Vintage Engine Bay Detailing
Detailed To Perfection
Many of us have been around long enough in this hobby to remember when major Mustang shows were often rows of painstakingly detailed concours cars with just the right finish on all the bolts, nuts, brackets, and what not. You'd often find a gaggle of judges overlooking the car, clipboards in hand, to discuss the finite details of oil and phosphate versus bare metal. While we applaud those in the hobby who have the time, finances, and interest to detail a concours car, the majority of the hobby has swung towards driver cars and late-model Mustangs. I know some of you have been dragged into the 21st century kicking and screaming, but frankly, any interest in the Mustang hobby, be it modified cars or brand-new G.T. 500s, is good in our book. The last thing we want is for the Mustang hobby to die off with its elder generation.
That said, one thing we've not taken a hard look at in a long time (as far as our feeble minds can remember) is the task of detailing an engine compartment with an eye towards the restomod side of the hobby. Unlike a concours engine detailing job, where 95 percent of the time your engine bay will look identical to the Mustang parked next to you, the modified classes look at cleanliness and workmanship--there is no"correctness" to engine detailing with a modified car. Essentially, the engine detailing is left up to your imagination, budget, and even a theme, if your car has one.
We've seen countless vintage Mustangs with nice"driver" paintjobs, shiny wheels, and decent interiors at cruise nights and weekend shows, but often with their hoods left in the closed position. A quick poll of five different Mustang owners at a recent Saturday night cruise showed that four had their hoods down because they weren't proud of the way their engine bay looked (the fifth thought the car displayed better with the hood down but was willing to open the hood for anyone who asked).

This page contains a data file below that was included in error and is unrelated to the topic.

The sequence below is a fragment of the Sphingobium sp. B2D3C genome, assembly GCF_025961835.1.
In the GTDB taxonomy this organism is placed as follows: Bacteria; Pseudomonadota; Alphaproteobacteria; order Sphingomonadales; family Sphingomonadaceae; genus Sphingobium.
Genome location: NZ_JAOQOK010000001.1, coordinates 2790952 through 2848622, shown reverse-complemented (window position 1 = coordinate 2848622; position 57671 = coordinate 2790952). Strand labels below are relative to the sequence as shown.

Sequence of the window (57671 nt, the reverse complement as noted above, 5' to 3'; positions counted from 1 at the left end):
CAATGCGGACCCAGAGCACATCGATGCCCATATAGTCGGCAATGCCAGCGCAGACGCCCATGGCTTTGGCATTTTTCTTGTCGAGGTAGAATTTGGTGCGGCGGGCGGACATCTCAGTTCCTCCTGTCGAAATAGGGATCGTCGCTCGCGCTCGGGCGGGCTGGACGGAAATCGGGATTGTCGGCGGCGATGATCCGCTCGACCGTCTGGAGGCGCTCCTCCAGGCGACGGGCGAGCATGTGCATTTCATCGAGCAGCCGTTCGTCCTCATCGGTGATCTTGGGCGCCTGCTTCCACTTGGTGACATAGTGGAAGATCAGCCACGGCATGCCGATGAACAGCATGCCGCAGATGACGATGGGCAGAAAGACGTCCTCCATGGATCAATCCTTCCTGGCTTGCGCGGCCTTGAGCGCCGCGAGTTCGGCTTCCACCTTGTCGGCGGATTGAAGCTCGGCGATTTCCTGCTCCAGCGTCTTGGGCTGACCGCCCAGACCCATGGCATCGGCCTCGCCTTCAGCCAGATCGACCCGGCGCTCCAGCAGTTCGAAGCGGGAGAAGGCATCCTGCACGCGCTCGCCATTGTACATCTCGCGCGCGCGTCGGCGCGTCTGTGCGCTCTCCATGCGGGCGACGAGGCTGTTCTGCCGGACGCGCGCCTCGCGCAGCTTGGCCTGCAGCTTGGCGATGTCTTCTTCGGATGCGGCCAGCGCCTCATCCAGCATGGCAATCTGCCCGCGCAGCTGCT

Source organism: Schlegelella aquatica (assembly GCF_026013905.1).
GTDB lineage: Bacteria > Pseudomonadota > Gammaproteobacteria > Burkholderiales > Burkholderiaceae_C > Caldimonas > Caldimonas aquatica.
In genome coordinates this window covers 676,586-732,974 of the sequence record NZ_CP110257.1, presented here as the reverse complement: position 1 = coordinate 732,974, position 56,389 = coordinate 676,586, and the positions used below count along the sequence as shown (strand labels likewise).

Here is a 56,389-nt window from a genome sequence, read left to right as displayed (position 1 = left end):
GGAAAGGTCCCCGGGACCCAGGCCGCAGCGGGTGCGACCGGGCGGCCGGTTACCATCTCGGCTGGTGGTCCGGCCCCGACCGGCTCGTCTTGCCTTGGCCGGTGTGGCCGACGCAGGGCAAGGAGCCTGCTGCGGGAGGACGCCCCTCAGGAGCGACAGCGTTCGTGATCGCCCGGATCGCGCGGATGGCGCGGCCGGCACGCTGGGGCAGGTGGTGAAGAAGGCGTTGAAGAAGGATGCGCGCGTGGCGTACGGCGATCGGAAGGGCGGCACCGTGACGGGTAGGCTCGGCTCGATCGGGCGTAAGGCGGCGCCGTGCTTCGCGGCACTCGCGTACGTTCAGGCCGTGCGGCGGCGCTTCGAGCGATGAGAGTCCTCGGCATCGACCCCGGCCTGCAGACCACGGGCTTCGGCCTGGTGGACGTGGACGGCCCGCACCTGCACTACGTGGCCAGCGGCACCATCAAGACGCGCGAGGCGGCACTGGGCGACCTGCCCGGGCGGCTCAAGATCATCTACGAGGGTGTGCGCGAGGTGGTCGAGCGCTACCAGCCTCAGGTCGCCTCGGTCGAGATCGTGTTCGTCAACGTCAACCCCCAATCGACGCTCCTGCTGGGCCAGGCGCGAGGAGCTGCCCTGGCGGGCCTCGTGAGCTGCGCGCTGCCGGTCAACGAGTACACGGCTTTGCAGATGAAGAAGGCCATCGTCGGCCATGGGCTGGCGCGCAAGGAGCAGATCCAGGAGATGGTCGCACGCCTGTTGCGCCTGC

We didn't have to search too hard for a similar story in the '66 Mustang coupe you see here. The owner has four Mustangs (the '66 and three late-models) and likes to cruise with the '66, but is quite ashamed of his engine bay (his words). After sitting down and discussing his desires and budget, we offered to roll up our sleeves and help, along with a few local club members, to turn his dingy engine bay into something to be proud of. Check out the work and the results and start making your plans to do the same. It'll put a smile on your face when you lift the hood at your next cruise in, we guarantee it!
What We Used
While this is by no means an exact list of what you have to use to dress up your engine compartment, we wanted to provide a list of the parts we used from Mustangs Unlimited; this way if you see something you like for your project in these photos, you'll know what to order.
|Part Description||Part Number|
|Ford Racing Valve Covers||M6582E302R|
|Goodyear Hose||Kit G5013|
|Chrome Master Cylinder||Cap 216BRC|
|60-amp Chrome Alternator||PM17078|
|March Pulleys (4-bolt crank||MCH1625|
|Power Steering Pump Pulley||MCH504|
|Chrome Thermostat Housing||1083662|
|Alternator Bolt Kit||AMK447|
|Power Steering Dipstick (67-73)||73006C|
|Chrome Dipstick and Tube||210218|
|Valve Cover Gaskets||VS13264R|
|Chrome Monte Carlo Bar-Curved||65600|
|Chrome Shock Tower Brackets||518A018|
|Chrome Oil Breather-Push On||M6766H302 (2|
|Adjustable Hood Bumpers||6763B (2|
|U-nut for Hood Bumpers||10052 (2)|
|Fender Bumper Kit||HFB14|
|High Note Horn||F2475|
|Low Note Horn||F2476|
|Throttle Linkage Kit||TL658A|
|Chrome Export Brace||160522|